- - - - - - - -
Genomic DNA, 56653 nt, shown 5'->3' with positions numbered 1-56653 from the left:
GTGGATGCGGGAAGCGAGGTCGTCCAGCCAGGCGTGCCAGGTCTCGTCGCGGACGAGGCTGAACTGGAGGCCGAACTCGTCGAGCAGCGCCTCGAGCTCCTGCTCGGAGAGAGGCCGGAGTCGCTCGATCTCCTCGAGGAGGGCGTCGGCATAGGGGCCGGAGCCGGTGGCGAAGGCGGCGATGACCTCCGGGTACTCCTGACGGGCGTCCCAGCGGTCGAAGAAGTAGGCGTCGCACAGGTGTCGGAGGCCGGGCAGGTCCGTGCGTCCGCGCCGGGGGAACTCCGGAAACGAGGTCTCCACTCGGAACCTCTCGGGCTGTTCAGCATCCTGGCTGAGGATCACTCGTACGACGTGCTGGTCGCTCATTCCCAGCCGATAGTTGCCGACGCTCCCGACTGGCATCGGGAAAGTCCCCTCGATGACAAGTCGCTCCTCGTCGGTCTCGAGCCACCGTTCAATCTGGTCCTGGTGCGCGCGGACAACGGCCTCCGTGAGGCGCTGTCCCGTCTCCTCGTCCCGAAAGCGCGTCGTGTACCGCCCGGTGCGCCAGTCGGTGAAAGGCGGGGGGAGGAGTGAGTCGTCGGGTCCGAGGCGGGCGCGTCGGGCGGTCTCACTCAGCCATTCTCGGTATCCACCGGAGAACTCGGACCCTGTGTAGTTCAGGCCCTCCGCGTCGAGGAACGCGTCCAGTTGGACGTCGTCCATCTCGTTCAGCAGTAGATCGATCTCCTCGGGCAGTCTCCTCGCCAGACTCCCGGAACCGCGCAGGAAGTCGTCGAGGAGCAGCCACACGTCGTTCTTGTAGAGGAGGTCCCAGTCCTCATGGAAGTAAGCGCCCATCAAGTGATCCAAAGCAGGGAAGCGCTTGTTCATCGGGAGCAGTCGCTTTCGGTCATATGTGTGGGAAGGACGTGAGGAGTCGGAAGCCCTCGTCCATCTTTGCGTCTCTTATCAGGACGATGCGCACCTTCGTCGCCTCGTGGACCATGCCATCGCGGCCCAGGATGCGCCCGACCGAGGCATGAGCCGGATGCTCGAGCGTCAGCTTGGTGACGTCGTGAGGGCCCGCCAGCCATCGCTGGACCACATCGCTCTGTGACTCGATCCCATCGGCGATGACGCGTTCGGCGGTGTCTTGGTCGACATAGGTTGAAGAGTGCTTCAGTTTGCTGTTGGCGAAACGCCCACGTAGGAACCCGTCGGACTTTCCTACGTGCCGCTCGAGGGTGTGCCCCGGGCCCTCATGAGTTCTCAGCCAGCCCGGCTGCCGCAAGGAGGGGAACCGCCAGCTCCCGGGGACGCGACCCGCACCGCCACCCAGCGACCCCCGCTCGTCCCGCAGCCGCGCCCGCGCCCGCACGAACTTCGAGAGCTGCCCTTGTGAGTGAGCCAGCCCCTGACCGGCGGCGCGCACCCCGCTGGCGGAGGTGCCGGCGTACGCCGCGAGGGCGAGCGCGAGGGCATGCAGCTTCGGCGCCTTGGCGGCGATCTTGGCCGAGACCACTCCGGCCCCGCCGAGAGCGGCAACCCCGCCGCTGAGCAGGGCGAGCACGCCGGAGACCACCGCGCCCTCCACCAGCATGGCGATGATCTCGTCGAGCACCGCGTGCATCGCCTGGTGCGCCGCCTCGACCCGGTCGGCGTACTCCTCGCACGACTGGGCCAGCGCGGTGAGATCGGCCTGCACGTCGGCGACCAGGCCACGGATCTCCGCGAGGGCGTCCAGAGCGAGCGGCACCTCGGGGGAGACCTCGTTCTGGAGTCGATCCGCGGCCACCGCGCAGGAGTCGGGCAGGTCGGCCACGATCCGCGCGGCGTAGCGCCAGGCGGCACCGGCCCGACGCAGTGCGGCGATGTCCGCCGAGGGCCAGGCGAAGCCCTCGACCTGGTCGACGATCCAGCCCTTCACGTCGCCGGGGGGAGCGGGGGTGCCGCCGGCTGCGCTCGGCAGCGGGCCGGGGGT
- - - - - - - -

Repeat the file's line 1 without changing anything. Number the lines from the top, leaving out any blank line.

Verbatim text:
Genomic DNA, 56653 nt, shown 5'->3' with positions numbered 1-56653 from the left: